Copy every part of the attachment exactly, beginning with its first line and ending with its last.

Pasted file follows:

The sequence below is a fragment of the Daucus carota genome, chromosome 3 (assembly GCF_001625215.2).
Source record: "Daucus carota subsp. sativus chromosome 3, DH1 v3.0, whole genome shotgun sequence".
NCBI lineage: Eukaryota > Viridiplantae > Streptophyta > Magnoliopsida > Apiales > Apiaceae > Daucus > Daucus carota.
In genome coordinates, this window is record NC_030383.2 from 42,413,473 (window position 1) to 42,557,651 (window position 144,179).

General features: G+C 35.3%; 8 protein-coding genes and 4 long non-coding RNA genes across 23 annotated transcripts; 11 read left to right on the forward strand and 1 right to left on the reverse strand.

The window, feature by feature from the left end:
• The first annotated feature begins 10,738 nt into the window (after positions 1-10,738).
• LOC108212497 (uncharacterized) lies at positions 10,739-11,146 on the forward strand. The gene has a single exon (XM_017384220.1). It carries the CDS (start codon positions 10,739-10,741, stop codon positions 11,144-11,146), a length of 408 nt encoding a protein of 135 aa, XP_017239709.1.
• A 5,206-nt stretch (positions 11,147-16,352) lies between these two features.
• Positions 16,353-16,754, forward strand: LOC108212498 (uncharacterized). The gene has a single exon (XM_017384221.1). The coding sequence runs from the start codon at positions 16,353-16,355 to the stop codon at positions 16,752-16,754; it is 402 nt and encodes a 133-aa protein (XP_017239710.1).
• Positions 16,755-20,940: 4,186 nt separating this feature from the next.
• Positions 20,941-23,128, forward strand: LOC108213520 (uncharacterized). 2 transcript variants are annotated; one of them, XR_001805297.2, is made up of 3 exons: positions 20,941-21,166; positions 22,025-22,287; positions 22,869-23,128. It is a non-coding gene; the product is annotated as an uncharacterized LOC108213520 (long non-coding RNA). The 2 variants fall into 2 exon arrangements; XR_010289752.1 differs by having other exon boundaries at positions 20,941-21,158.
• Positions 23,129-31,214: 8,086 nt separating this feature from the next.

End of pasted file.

The sequence below is a fragment of the Daucus carota genome, chromosome 3 (assembly GCF_001625215.2).
Source record: "Daucus carota subsp. sativus chromosome 3, DH1 v3.0, whole genome shotgun sequence".
NCBI lineage: Eukaryota > Viridiplantae > Streptophyta > Magnoliopsida > Apiales > Apiaceae > Daucus > Daucus carota.
In genome coordinates, this window is record NC_030383.2 from 42,413,473 (window position 1) to 42,557,651 (window position 144,179).

General features: G+C 35.3%; 8 protein-coding genes and 4 long non-coding RNA genes across 23 annotated transcripts; 11 read left to right on the forward strand and 1 right to left on the reverse strand.

The window, feature by feature from the left end:
• The first annotated feature begins 10,738 nt into the window (after positions 1-10,738).
• LOC108212497 (uncharacterized) lies at positions 10,739-11,146 on the forward strand. The gene has a single exon (XM_017384220.1). It carries the CDS (start codon positions 10,739-10,741, stop codon positions 11,144-11,146), a length of 408 nt encoding a protein of 135 aa, XP_017239709.1.
• A 5,206-nt stretch (positions 11,147-16,352) lies between these two features.
• Positions 16,353-16,754, forward strand: LOC108212498 (uncharacterized). The gene has a single exon (XM_017384221.1). The coding sequence runs from the start codon at positions 16,353-16,355 to the stop codon at positions 16,752-16,754; it is 402 nt and encodes a 133-aa protein (XP_017239710.1).
• Positions 16,755-20,940: 4,186 nt separating this feature from the next.
• Positions 20,941-23,128, forward strand: LOC108213520 (uncharacterized). 2 transcript variants are annotated; one of them, XR_001805297.2, is made up of 3 exons: positions 20,941-21,166; positions 22,025-22,287; positions 22,869-23,128. It is a non-coding gene; the product is annotated as an uncharacterized LOC108213520 (long non-coding RNA). The 2 variants fall into 2 exon arrangements; XR_010289752.1 differs by having other exon boundaries at positions 20,941-21,158.
• Positions 23,129-31,214: 8,086 nt separating this feature from the next.